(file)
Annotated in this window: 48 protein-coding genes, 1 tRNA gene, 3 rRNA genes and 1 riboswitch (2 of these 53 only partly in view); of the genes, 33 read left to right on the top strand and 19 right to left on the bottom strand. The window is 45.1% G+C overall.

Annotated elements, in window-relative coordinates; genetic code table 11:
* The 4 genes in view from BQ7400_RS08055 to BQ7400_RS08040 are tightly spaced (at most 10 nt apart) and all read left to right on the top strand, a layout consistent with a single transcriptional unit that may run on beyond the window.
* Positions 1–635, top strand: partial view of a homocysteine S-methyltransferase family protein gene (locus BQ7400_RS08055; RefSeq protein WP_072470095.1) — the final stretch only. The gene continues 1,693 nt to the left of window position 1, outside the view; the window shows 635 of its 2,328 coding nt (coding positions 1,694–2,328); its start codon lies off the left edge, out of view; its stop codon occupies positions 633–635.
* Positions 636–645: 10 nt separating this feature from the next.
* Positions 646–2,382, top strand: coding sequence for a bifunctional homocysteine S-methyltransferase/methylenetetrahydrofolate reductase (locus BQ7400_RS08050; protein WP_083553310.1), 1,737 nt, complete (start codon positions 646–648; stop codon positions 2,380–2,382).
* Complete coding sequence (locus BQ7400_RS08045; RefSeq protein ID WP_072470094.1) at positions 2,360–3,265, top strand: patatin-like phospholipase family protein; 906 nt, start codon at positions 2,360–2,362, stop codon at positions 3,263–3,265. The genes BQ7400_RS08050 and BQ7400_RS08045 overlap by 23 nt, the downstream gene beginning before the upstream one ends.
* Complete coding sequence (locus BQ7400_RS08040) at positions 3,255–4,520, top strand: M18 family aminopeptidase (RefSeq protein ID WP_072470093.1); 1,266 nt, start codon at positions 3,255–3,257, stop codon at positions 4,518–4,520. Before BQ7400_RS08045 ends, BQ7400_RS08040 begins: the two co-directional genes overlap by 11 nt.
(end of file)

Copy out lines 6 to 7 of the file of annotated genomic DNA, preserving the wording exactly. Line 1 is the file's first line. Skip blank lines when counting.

* Positions 646–2,382, top strand: coding sequence for a bifunctional homocysteine S-methyltransferase/methylenetetrahydrofolate reductase (locus BQ7400_RS08050; protein WP_083553310.1), 1,737 nt, complete (start codon positions 646–648; stop codon positions 2,380–2,382).
* Complete coding sequence (locus BQ7400_RS08045; RefSeq protein ID WP_072470094.1) at positions 2,360–3,265, top strand: patatin-like phospholipase family protein; 906 nt, start codon at positions 2,360–2,362, stop codon at positions 3,263–3,265. The genes BQ7400_RS08050 and BQ7400_RS08045 overlap by 23 nt, the downstream gene beginning before the upstream one ends.